1. STAY CALM
Always stay calm. You are the one with more experience. You are the one who knows that a widow mine in the mineral line isn’t game over. You are the one who knows that a player who tries to bust your wall with a lot of units early on was probably cutting corners at home. It is up to you, the more experienced player, to provide perspective. Meet cries of, “That’s it, we lost,” with a firm but calm, “Hang on, we’re ok. Just keep making units.” Firm, but calm. The way you would
talk to a child. Or a dog. It’s okay to point out anything immediately important, like a proxy pylon or a peeping Overlord that needs killing, but...
2. SAVE MOST OF THE ADVICE FOR AFTER THE GAME
You might be tempted to launch into a string of complicated advice about how to turn the build grid on, and how to leave a one square opening, or how to build an extractor and then cancel it to get an extra drone, but your low APM friend can’t even think about those things in the middle of a game, much less pull them off correctly. If your teammate wants to make nothing but zealots, let him. If he wants to make ten spine crawlers at every base, let him. He might think that nothing could possibly stop his legions of marines, but watching his unsupported, unupgraded little squishies melt like butter to a pair of colossi will do more to change his mind than any coaching or whining you might do. And, mistakes like that will often show up in the data, so...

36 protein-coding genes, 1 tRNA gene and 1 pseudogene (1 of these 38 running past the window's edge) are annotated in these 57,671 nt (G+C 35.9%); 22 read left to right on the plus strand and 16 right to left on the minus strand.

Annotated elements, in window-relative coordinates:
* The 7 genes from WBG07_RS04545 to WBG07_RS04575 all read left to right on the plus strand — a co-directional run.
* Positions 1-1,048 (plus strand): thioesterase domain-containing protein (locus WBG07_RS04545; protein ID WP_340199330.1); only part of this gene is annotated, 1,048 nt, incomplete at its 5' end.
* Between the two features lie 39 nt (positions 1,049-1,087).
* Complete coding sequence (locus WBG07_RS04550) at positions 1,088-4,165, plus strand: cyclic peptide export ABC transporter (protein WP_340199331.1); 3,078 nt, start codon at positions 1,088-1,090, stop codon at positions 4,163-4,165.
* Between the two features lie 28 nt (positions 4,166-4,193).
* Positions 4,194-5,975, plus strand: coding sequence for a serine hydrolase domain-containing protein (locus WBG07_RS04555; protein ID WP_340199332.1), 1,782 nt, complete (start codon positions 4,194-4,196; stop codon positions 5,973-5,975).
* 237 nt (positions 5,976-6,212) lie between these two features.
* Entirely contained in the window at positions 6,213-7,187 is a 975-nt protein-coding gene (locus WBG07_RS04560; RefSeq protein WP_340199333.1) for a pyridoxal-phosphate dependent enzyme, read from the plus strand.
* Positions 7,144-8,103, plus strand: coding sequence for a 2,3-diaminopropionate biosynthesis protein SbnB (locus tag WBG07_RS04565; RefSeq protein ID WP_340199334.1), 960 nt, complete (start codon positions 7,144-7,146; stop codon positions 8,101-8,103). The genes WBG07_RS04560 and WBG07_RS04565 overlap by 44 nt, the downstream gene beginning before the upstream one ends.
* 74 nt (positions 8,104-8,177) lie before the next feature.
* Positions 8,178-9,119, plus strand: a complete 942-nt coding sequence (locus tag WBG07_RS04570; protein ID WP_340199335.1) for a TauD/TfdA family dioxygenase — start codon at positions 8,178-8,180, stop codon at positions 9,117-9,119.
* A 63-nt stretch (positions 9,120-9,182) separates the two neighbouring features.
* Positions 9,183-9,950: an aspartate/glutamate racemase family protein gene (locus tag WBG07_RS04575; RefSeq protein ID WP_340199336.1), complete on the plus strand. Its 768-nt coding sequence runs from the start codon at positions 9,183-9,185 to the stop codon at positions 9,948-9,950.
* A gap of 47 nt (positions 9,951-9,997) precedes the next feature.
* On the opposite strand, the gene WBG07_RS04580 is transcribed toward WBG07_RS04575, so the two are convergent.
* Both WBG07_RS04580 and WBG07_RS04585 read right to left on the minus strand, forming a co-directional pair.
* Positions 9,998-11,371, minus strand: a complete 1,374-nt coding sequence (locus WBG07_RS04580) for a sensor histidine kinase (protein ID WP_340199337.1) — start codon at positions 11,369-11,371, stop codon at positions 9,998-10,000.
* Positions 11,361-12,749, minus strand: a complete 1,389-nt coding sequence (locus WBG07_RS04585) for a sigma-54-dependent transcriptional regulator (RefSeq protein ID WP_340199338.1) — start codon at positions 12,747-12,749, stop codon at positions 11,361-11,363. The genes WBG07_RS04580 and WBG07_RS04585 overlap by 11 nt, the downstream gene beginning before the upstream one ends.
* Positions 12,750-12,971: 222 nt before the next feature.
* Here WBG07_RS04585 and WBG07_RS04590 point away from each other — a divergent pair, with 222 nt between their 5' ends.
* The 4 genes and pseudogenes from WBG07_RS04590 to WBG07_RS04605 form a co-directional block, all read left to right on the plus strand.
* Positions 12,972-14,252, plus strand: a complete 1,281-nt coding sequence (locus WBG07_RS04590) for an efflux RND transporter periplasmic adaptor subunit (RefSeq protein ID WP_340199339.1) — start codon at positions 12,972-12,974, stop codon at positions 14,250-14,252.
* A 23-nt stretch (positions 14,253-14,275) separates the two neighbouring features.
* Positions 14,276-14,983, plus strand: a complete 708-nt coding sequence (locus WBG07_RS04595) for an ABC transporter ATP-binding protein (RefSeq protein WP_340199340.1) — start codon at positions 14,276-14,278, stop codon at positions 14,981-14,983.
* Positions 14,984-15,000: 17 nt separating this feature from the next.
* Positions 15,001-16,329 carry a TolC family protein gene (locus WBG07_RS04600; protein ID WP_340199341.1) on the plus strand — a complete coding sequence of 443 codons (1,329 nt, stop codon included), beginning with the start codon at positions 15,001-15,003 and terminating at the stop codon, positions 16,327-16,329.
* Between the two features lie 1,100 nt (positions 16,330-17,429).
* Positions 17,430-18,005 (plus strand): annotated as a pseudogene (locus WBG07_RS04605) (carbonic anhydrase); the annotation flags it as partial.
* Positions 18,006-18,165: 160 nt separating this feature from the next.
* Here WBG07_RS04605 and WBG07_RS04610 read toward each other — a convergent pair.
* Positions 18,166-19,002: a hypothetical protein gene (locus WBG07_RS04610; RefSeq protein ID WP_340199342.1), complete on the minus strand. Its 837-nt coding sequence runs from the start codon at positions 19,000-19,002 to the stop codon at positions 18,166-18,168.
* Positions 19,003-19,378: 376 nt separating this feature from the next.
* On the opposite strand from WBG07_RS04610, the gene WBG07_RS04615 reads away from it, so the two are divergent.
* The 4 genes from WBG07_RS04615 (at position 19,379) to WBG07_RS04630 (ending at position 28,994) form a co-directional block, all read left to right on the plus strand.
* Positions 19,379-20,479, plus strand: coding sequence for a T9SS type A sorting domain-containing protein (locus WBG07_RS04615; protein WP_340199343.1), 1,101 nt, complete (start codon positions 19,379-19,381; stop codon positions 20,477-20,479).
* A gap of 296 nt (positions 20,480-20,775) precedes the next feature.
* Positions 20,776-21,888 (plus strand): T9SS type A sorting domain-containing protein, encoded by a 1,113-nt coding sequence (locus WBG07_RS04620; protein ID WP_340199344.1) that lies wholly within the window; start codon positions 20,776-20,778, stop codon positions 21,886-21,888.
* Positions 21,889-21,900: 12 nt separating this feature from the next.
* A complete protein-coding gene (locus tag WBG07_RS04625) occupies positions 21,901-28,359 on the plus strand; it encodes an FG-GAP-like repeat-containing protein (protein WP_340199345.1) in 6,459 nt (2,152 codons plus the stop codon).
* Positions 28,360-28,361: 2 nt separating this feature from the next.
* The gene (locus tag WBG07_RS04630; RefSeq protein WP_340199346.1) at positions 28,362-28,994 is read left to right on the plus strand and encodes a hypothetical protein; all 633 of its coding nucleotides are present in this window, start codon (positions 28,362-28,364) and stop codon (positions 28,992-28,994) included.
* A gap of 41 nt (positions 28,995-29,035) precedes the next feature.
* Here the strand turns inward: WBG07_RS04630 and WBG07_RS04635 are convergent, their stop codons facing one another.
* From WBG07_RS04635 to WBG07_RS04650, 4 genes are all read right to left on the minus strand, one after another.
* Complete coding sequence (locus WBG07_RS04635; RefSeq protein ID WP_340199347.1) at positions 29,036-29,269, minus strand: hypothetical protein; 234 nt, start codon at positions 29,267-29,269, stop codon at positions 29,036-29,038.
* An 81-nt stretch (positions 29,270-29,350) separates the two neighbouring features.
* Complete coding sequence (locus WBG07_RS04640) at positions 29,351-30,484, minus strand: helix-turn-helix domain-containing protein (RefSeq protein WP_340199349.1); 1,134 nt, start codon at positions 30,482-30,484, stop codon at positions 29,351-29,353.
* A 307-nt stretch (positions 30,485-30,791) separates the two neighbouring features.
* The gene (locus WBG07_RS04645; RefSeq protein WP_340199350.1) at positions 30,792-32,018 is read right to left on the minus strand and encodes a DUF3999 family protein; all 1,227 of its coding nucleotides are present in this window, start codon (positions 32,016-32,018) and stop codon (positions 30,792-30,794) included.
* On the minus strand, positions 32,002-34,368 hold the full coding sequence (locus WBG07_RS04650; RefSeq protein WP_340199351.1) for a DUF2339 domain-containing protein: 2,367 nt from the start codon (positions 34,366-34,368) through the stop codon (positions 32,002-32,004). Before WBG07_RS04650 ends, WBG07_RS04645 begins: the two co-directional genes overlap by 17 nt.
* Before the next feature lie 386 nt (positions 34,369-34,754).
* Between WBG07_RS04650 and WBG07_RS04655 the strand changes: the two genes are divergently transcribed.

get frustrated and give up. And, okay, maybe I’m not quite the boss I claimed to be, but I’m still better than he is. So how do I tell him that I’m not the problem? How do I point that out without turning our fun gaming sessions into a condescending series of lectures and lessons? How do I say, “You’re a giant, festering noob” without seeming like I have a manner problem? It’s not easy. But, I’ve gotten better at it, and our team has gotten better, so I thought I would share some tricks.
So how do I tell him that I’m not the problem? How do I point that out without turning our fun gaming sessions into a condescending series of lectures and lessons?